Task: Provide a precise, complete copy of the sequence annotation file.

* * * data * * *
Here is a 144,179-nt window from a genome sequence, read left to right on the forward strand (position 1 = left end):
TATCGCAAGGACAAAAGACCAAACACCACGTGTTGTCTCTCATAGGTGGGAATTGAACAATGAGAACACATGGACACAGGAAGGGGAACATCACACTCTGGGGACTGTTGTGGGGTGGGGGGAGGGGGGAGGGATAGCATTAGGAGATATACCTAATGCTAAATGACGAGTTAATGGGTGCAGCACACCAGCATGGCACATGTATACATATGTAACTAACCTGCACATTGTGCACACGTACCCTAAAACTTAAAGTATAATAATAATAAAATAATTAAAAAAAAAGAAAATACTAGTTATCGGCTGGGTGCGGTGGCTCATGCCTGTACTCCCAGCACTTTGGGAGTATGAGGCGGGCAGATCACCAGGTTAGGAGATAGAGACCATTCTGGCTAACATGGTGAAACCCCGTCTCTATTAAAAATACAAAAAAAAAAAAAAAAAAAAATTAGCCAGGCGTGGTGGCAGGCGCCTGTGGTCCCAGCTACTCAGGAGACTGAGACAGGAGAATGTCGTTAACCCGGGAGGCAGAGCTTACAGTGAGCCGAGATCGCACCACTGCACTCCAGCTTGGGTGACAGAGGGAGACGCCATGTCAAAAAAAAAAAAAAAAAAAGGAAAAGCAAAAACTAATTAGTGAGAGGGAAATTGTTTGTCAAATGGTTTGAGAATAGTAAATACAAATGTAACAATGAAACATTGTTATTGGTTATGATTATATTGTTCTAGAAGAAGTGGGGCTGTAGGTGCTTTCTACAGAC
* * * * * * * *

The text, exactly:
Here is a 144,179-nt window from a genome sequence, read left to right on the forward strand (position 1 = left end):
TATCGCAAGGACAAAAGACCAAACACCACGTGTTGTCTCTCATAGGTGGGAATTGAACAATGAGAACACATGGACACAGGAAGGGGAACATCACACTCTGGGGACTGTTGTGGGGTGGGGGGAGGGGGGAGGGATAGCATTAGGAGATATACCTAATGCTAAATGACGAGTTAATGGGTGCAGCACACCAGCATGGCACATGTATACATATGTAACTAACCTGCACATTGTGCACACGTACCCTAAAACTTAAAGTATAATAATAATAAAATAATTAAAAAAAAAGAAAATACTAGTTATCGGCTGGGTGCGGTGGCTCATGCCTGTACTCCCAGCACTTTGGGAGTATGAGGCGGGCAGATCACCAGGTTAGGAGATAGAGACCATTCTGGCTAACATGGTGAAACCCCGTCTCTATTAAAAATACAAAAAAAAAAAAAAAAAAAAATTAGCCAGGCGTGGTGGCAGGCGCCTGTGGTCCCAGCTACTCAGGAGACTGAGACAGGAGAATGTCGTTAACCCGGGAGGCAGAGCTTACAGTGAGCCGAGATCGCACCACTGCACTCCAGCTTGGGTGACAGAGGGAGACGCCATGTCAAAAAAAAAAAAAAAAAAAGGAAAAGCAAAAACTAATTAGTGAGAGGGAAATTGTTTGTCAAATGGTTTGAGAATAGTAAATACAAATGTAACAATGAAACATTGTTATTGGTTATGATTATATTGTTCTAGAAGAAGTGGGGCTGTAGGTGCTTTCTACAGAC